Purple sand on Revere Beach happens often

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“Isn’t it amazing?” said Lori Donarumo, 65, of Danvers. She snapped a picture of the sand with a huge smile on her face.
Some beachgoers were wondering how the sand had turned such a vibrant color. Turn out, the change is a natural phenomenon caused by mineral deposits of rose quartz and garnet from the White Mountains, according to the state Department of Conservation and Recreation.
REVERE — Purple-tinted sand shimmered in the winter sun on a strip of Revere Beach Tuesday as people stopped to take pictures and appreciate its beauty.
Donarumo, who visits a lot of beaches in the winter, usually sees the purplish sand further north, in Hampton Beach in New Hampshire and Salisbury Beach, but not so close to Boston.
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“I’ve been here almost 50 years, and my sister used to take me to the beach when I was a baby,” Donarumo said. “I’ve never seen it this far south.”
DCR has documented the purple-tinted sand at Plum Island and Crane Beach in Ipswich, according to a spokesperson.
“I thought this year it would be nice for the Valentine’s holiday,” Revere Mayor Patrick M. Keefe Jr. quipped, joking that the city was responsible for the sand. In actuality, Keefe said he used to see the purple sand when he was young, sometimes just under the surface.
There is a purple tinted color in the sands at Revere Beach from mineral deposits coming from the White Mountains. David L. Ryan/Globe Staff
“Most kids who grow up in Revere, like myself, you dig a little bit and you see the other layer,” Keefe said.
Jay Broccolo, director of weather operations at the Mount Washington Observatory, said the quartz and garnet structures of the White Mountains erode and are carried by rivers and streams to places like Revere Beach.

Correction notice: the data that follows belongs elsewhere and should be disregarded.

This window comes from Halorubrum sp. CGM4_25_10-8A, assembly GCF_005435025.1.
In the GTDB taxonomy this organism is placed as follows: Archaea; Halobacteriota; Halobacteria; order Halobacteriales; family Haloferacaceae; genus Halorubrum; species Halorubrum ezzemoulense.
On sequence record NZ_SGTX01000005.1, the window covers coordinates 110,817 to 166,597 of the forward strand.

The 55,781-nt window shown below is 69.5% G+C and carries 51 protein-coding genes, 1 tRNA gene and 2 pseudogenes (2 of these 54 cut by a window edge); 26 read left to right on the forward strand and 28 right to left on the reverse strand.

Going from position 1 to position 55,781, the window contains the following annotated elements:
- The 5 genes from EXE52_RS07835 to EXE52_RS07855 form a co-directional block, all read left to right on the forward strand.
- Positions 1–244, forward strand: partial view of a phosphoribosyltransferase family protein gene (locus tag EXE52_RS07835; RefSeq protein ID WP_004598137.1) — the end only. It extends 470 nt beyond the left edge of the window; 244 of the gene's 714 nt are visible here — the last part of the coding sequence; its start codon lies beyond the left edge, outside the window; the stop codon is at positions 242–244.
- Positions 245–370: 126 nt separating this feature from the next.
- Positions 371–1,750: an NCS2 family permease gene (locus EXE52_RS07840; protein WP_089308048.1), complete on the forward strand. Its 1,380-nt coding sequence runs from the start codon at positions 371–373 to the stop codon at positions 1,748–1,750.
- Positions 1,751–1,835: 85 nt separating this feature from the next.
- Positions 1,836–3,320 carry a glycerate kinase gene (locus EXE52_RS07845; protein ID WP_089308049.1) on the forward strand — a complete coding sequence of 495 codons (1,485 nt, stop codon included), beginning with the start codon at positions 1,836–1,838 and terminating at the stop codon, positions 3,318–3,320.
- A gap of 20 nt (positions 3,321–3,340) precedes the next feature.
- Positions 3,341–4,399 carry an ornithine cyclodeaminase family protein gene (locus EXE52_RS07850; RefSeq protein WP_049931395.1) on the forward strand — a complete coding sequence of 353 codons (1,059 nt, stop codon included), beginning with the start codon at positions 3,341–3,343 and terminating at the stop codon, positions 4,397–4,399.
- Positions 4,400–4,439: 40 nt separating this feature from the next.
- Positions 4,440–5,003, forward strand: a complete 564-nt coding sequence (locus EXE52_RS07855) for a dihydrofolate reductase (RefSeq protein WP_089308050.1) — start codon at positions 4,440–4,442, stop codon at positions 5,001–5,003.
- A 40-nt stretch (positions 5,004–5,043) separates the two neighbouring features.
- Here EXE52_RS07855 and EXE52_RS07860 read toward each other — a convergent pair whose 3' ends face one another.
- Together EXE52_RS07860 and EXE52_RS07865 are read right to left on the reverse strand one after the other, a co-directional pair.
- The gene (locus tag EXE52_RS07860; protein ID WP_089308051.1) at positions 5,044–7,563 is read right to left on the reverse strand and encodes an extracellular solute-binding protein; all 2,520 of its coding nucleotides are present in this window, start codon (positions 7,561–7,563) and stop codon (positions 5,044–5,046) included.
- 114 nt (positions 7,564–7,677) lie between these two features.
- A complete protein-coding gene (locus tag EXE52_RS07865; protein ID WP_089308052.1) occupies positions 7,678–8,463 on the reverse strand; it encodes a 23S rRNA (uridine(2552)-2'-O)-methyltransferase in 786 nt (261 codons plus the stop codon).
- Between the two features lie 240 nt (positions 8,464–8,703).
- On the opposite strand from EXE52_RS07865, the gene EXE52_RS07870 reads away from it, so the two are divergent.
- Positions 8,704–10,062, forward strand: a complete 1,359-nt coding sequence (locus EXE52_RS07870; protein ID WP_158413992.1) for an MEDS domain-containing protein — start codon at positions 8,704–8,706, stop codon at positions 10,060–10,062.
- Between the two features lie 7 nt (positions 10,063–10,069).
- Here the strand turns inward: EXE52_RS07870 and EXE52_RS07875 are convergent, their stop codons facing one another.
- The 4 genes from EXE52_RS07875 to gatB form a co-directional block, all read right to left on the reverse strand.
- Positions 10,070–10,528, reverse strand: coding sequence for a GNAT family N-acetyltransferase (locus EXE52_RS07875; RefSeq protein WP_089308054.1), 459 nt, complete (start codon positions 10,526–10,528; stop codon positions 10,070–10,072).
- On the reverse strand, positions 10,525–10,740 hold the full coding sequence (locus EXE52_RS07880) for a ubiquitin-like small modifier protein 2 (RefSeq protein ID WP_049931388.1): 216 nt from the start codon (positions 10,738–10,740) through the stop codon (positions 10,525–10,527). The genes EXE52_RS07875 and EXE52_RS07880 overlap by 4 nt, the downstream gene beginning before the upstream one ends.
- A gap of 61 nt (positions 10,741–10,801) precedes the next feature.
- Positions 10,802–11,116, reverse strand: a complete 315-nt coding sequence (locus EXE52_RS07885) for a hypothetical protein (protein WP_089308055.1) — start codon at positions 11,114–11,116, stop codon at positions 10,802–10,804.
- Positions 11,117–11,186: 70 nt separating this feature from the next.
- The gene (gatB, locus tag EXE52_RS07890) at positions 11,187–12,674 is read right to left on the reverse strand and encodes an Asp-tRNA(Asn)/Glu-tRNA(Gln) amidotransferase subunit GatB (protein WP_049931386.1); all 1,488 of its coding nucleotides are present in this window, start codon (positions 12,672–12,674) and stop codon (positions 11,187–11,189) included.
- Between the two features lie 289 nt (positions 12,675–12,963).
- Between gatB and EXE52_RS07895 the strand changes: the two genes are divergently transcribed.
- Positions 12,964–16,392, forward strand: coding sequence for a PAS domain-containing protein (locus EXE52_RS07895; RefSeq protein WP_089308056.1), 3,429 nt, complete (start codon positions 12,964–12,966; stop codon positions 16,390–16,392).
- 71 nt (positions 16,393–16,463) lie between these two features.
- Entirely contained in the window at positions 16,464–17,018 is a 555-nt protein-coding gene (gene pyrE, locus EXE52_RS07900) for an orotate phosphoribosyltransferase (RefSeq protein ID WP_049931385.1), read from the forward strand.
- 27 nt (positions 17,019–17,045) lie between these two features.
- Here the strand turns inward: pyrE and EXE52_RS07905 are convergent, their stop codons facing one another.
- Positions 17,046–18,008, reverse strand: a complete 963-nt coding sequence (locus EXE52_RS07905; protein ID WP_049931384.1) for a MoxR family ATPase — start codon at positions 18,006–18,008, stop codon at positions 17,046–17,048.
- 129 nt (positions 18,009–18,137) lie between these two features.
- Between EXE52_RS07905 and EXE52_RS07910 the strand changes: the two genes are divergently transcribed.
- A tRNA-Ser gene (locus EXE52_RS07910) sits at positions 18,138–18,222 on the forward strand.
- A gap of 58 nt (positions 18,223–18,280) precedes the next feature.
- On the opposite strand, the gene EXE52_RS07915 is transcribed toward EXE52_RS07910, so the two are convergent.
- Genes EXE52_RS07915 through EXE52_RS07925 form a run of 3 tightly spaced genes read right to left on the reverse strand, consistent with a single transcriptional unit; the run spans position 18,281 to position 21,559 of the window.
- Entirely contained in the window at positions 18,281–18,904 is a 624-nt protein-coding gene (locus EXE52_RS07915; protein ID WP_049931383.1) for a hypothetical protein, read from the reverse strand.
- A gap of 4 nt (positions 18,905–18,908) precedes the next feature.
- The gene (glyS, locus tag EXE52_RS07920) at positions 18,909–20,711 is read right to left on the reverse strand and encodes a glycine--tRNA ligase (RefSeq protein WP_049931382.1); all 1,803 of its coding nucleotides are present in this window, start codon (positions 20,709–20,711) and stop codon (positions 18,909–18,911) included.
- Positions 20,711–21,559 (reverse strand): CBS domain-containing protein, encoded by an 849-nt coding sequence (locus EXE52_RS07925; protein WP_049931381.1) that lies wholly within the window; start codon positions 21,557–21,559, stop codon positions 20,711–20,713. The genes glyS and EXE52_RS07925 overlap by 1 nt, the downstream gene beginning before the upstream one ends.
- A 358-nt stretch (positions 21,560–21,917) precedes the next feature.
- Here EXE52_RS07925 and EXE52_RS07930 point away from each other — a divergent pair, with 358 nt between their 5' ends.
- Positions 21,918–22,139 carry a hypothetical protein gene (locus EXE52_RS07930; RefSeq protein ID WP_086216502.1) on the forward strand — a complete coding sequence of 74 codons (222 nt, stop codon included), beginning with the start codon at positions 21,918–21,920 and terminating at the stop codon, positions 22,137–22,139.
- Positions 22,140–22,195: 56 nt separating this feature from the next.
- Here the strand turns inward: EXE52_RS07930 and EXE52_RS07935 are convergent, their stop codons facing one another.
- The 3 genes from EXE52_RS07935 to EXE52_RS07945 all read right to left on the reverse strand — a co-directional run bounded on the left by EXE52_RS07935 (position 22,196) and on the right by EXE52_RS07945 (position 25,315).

While it’s hard to know for sure, the heavy flooding in the White Mountains likely contributed to the current color change.
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The whole month of December the mountains saw “really bad flooding,” Broccolo said. Saco River, which flows from the White Mountains and empties into southwestern Maine, reached its highest level in two decades.
“As we see more extreme events, there will be more signs,” Broccolo said.
Mariano Melo, 69, of Revere, has lived in the area for 38 years and walked the beach for the past eight years. He said he had seen the purple-tinted sand before, especially after storms.
“It’s Mother Nature doing what it wants,” Melo said.
Broccolo said the tinted sand might be “a little bit more abrasive to the skin.” Its chemical composition is normal except for a high concentration of garnet, according to the DCR spokesperson.
And on a cold February day, people appreciated the sand’s strange beauty the way the purple danced in the sun.
“In between all these damn high-risers, I need some color,” said Debra Laberge, 70, of Revere. “It’s really pretty.”
Ava Berger can be reached at ava.berger@globe.com. Follow her @Ava_Berger_.

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